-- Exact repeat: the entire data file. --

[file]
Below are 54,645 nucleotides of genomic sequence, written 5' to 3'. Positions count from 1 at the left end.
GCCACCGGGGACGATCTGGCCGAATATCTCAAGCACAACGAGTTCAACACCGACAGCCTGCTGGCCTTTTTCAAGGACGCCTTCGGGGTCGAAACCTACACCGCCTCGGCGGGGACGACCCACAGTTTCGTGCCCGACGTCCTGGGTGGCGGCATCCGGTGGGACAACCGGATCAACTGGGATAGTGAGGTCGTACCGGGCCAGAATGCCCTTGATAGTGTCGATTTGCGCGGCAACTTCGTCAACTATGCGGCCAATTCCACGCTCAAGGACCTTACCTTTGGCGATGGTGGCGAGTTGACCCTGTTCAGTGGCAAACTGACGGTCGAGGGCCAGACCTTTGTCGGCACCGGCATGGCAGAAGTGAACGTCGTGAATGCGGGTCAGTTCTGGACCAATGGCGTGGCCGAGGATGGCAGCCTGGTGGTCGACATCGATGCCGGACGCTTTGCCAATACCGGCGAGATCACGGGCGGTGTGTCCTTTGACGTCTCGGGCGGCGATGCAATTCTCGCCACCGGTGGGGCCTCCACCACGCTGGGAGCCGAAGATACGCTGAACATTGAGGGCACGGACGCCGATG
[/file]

Below are 54,645 nucleotides of genomic sequence, written 5' to 3'. Positions count from 1 at the left end.
GCCACCGGGGACGATCTGGCCGAATATCTCAAGCACAACGAGTTCAACACCGACAGCCTGCTGGCCTTTTTCAAGGACGCCTTCGGGGTCGAAACCTACACCGCCTCGGCGGGGACGACCCACAGTTTCGTGCCCGACGTCCTGGGTGGCGGCATCCGGTGGGACAACCGGATCAACTGGGATAGTGAGGTCGTACCGGGCCAGAATGCCCTTGATAGTGTCGATTTGCGCGGCAACTTCGTCAACTATGCGGCCAATTCCACGCTCAAGGACCTTACCTTTGGCGATGGTGGCGAGTTGACCCTGTTCAGTGGCAAACTGACGGTCGAGGGCCAGACCTTTGTCGGCACCGGCATGGCAGAAGTGAACGTCGTGAATGCGGGTCAGTTCTGGACCAATGGCGTGGCCGAGGATGGCAGCCTGGTGGTCGACATCGATGCCGGACGCTTTGCCAATACCGGCGAGATCACGGGCGGTGTGTCCTTTGACGTCTCGGGCGGCGATGCAATTCTCGCCACCGGTGGGGCCTCCACCACGCTGGGAGCCGAAGATACGCTGAACATTGAGGGCACGGACGCCGATG